I definitely don’t speak for everyone. I make it clear in the article that disabled people themselves should decide the language they use, and how they want other people to refer to them.
As for community, regarding autism, there is the autism community and the AUTISTIC community. The AUTISTIC community are Autistic people. We, the ones who use IFL – the majority of adults I know, and some I know of – prefer IFL and we are often corrected. This is ableist because it assumes we cannot know enough about ourselves to make a choice.
I stand by my statement that anyone who DEMANDS PFL (non-disabled people demanding disabled people use PFL) is being ableist.
Anyone who, after we state our choice of language and still uses it when referring to us is also ableist. I had this conversation with my father. It took a while for him to get it but now he only refers to me, or when talking about me (as in what I write) to other people, using IFL. He also gets the looks and the complaints, but he stands his ground.
Honestly, I think that telling other disabled people how to describe themselves is unfair. If a person with a disability chooses to describe themselves with that exact wording, then that is their prerogative. I am many things and my being blind is only one of them. I am by no means ashamed of my disability. I am however extremely proud of the fact that I am a lawyer or an ice skater. I describe myself as a “lawyer who is also blind” because I’ve earned my right to be a lawyer and I just happened to be born blind. I also adjust the placement of the words to the particular situation in which I am at any given time. I however don’t mind how other disabled people refer to themselves. It is absolutely and unequivocally their choice. Period.
Telling potential allies and advocates that you don’t want their help simply because they choose a particular way of referring to the disabled community when that community has no general agreed upon consensus is illogical and counterproductive. We are already less vocal than other groups and find fewer allies and advocates. That translates into slowed progress. It also scares away potential allies and advocates who may not want to offend. There is already a great deal of awkwardness involved in everyday interactions between the disabled and non-disabled. Why on earth would anyone want to exasperate and heighten that feeling? If a disabled person has asked a specific individual with whom they interact regularly to refer to them in a particular way and that non-disabled person refers to do so for a non-legal or medical reason, then that is a totally different matter altogether. Beyond being an ableist, that non-disabled person is being a jerk.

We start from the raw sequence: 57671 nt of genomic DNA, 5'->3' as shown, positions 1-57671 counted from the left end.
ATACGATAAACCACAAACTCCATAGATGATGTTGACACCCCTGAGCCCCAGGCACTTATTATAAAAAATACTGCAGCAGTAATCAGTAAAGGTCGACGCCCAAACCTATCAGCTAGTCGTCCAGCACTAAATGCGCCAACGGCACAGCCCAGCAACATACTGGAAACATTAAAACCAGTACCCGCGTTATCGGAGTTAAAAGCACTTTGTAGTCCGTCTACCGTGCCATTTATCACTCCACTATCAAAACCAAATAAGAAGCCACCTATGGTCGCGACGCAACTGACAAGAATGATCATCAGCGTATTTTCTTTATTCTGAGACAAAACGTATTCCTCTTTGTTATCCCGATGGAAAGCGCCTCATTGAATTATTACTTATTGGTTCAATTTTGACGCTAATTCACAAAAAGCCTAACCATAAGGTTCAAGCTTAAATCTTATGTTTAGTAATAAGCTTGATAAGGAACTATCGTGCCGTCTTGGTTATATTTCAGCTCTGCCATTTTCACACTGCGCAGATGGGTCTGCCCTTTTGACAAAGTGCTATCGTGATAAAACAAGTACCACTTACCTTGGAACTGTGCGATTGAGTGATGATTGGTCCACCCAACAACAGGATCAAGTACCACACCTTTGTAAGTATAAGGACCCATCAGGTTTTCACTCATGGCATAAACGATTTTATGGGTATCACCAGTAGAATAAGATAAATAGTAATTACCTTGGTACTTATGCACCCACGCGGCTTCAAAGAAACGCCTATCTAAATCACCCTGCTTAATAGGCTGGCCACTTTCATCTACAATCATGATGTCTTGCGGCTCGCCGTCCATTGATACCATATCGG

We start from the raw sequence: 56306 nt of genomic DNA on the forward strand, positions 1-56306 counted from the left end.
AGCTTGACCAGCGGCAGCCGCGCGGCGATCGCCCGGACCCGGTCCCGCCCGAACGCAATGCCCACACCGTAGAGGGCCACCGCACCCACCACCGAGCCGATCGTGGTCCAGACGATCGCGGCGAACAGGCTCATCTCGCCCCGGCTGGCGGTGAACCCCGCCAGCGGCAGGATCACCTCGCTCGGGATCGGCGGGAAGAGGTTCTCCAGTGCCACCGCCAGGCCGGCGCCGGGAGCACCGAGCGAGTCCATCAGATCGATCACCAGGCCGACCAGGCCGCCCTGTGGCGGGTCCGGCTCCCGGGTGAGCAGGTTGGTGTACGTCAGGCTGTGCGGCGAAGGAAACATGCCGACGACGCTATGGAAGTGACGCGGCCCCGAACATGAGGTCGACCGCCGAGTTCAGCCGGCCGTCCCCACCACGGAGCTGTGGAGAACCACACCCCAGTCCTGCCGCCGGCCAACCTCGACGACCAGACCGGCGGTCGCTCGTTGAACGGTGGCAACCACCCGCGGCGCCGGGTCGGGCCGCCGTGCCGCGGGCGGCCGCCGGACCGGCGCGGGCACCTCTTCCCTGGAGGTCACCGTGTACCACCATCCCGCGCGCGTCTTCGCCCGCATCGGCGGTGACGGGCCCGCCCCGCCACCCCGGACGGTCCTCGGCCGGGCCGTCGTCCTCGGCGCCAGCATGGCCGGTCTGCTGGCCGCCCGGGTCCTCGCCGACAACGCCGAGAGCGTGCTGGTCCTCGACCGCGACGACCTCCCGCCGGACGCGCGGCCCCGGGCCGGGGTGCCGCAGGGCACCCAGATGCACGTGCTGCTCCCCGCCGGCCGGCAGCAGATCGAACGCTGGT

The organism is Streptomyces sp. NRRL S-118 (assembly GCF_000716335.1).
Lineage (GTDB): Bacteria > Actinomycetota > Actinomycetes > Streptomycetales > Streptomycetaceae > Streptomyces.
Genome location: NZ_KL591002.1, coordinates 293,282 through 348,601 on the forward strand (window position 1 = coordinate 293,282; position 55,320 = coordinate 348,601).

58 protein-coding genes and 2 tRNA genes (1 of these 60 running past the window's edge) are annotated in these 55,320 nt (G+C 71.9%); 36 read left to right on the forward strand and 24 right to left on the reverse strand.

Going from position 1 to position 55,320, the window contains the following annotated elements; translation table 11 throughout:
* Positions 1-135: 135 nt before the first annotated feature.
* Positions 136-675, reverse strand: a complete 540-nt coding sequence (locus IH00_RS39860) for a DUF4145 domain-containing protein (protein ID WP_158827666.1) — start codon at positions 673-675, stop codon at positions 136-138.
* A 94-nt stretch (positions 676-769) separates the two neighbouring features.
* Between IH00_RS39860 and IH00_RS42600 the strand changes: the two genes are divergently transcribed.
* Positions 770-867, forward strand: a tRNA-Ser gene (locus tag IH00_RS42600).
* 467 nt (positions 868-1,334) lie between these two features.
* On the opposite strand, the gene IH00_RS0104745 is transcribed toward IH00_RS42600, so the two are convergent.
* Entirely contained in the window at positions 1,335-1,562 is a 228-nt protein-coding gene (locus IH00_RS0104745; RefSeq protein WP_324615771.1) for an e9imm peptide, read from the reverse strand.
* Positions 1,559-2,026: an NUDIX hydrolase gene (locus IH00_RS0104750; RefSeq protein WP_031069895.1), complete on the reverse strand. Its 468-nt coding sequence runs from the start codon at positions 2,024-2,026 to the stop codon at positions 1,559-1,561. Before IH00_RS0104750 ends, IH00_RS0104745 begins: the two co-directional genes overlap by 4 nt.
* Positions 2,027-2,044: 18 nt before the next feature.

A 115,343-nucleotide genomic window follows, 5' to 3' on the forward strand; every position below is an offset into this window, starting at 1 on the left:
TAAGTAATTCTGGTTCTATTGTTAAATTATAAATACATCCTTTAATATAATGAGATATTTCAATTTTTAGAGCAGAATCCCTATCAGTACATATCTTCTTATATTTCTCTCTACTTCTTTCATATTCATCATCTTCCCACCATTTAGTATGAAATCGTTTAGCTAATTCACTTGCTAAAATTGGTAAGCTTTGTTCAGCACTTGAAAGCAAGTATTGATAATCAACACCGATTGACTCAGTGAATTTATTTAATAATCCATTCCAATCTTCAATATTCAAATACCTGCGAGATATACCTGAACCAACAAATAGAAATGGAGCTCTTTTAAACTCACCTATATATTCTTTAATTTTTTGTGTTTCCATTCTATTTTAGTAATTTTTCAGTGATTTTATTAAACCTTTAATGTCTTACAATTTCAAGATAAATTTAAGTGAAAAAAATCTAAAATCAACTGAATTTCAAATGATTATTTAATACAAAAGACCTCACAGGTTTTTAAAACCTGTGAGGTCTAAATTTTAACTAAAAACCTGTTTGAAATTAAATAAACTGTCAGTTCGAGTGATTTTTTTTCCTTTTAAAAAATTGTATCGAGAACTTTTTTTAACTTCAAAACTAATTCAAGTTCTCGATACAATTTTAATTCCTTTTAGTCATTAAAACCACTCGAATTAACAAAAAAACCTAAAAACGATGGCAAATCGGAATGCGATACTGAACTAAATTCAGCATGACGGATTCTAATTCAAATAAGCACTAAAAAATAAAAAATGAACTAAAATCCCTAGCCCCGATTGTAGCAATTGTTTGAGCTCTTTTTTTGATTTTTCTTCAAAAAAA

I spend my days helping disabled, chronically ill, and elderly clients access Medicaid covered managed long term care that allows them to remain in their own homes and communities for as long as possible. The project couldn’t find attorneys who were comfortable with discussing a clients disability because they were afraid that they would accidentally say the wrong thing or couldn’t relate to the client because of a lack of common experiences. The crazy part is that how disabled person defines themselves doesn’t even have any real world ramifications in what I do. It all comes down to money. How little can an HMO plan spend before we file a grievance or appeal.
Just my perspective Again, when it comes to how we refer to ourselves, to each their own. If we as a community ever fully agree (or manage a near majority), on how to refer to ourselves, then we should absolutely present that consensus to the rest of the world in a non-confrontational way that makes our case for why a particular way of referring to us or asking us to refer to ourselves has real world implications that harms our goal of equal acceptance, opportunity, and respect. I definitely understand the frustration of being told how to define myself by others who have never been in my shoes. I certainly have preferences for words that describe me and some days secretly hope that they’ll catch on.
I agree with you that disabled people are the ones who choose how to describe themselves. I say that in the third paragraph of the article.
I stated that I don’t want the help of people who claim to advocate for me, still continuing to demand the use of PFL. I really don’t. I have told people to stop speaking on my behalf, unless they use my choice of language. If other disabled people don’t mind this, this is also their choice and I will not argue that.
I know a lot of people who are Autistic who want to be called Autistic. It costs me nothing to respect their choices – and I appreciate that not a one of them has ever referred to me as “mentally ill.”
Jeanmarie Bishop, I agree with you and respect your choice to be referred to by the language you prefer
I agree with this comment, Amanda, and have tried to convey the same sentiment in other discussions. I just don’t understand the vitriol and insistence on “us” vs. “them”. It is polarizing, and as you said, “counterproductive” to the cause. I am not advocating for someone’s insistence on using PFL when the person they’re referring to indicates an IFL preference. But I do think they may need to understand why they should use IFL. What I’m saying is that most of the discourse on the topic seems to come from a super defensive place and really doesn’t need to. This is not a sarcastic question, but I wonder if addressing the topic from a place of “I’m trying to educate you”, as opposed to “How dare you idiots disrespect us?!”, there may be more progress in the movement.